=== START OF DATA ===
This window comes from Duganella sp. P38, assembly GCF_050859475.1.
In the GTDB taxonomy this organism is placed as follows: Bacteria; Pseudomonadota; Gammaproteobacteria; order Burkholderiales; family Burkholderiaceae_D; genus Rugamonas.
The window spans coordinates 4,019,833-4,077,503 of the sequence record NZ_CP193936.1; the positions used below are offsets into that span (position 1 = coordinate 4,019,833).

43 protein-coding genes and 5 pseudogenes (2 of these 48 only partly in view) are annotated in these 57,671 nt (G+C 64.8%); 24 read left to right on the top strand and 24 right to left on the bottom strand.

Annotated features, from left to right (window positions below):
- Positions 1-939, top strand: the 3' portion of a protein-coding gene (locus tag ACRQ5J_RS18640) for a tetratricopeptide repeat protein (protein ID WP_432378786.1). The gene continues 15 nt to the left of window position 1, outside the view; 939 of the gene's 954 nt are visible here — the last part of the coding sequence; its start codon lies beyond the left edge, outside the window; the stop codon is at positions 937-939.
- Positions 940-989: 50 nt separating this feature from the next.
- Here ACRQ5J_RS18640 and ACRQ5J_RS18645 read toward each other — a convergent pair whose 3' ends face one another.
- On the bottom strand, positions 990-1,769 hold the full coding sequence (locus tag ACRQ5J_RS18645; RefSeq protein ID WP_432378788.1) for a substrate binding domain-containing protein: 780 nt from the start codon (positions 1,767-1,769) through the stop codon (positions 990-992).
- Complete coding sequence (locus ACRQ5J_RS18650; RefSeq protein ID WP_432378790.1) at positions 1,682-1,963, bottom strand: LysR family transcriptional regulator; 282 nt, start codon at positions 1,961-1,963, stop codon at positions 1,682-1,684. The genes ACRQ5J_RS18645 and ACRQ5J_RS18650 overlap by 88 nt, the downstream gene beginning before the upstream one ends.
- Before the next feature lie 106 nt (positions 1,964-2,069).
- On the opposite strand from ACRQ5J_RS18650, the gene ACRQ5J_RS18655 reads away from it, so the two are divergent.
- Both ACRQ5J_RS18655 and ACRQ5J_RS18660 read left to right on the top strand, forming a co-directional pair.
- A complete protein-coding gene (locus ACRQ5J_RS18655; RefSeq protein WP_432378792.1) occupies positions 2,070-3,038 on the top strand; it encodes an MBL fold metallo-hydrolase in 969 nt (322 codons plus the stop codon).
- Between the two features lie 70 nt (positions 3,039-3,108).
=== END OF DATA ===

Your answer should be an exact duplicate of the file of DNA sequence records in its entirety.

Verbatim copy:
This window comes from Duganella sp. P38, assembly GCF_050859475.1.
In the GTDB taxonomy this organism is placed as follows: Bacteria; Pseudomonadota; Gammaproteobacteria; order Burkholderiales; family Burkholderiaceae_D; genus Rugamonas.
The window spans coordinates 4,019,833-4,077,503 of the sequence record NZ_CP193936.1; the positions used below are offsets into that span (position 1 = coordinate 4,019,833).

43 protein-coding genes and 5 pseudogenes (2 of these 48 only partly in view) are annotated in these 57,671 nt (G+C 64.8%); 24 read left to right on the top strand and 24 right to left on the bottom strand.

Annotated features, from left to right (window positions below):
- Positions 1-939, top strand: the 3' portion of a protein-coding gene (locus tag ACRQ5J_RS18640) for a tetratricopeptide repeat protein (protein ID WP_432378786.1). The gene continues 15 nt to the left of window position 1, outside the view; 939 of the gene's 954 nt are visible here — the last part of the coding sequence; its start codon lies beyond the left edge, outside the window; the stop codon is at positions 937-939.
- Positions 940-989: 50 nt separating this feature from the next.
- Here ACRQ5J_RS18640 and ACRQ5J_RS18645 read toward each other — a convergent pair whose 3' ends face one another.
- On the bottom strand, positions 990-1,769 hold the full coding sequence (locus tag ACRQ5J_RS18645; RefSeq protein ID WP_432378788.1) for a substrate binding domain-containing protein: 780 nt from the start codon (positions 1,767-1,769) through the stop codon (positions 990-992).
- Complete coding sequence (locus ACRQ5J_RS18650; RefSeq protein ID WP_432378790.1) at positions 1,682-1,963, bottom strand: LysR family transcriptional regulator; 282 nt, start codon at positions 1,961-1,963, stop codon at positions 1,682-1,684. The genes ACRQ5J_RS18645 and ACRQ5J_RS18650 overlap by 88 nt, the downstream gene beginning before the upstream one ends.
- Before the next feature lie 106 nt (positions 1,964-2,069).
- On the opposite strand from ACRQ5J_RS18650, the gene ACRQ5J_RS18655 reads away from it, so the two are divergent.
- Both ACRQ5J_RS18655 and ACRQ5J_RS18660 read left to right on the top strand, forming a co-directional pair.
- A complete protein-coding gene (locus ACRQ5J_RS18655; RefSeq protein WP_432378792.1) occupies positions 2,070-3,038 on the top strand; it encodes an MBL fold metallo-hydrolase in 969 nt (322 codons plus the stop codon).
- Between the two features lie 70 nt (positions 3,039-3,108).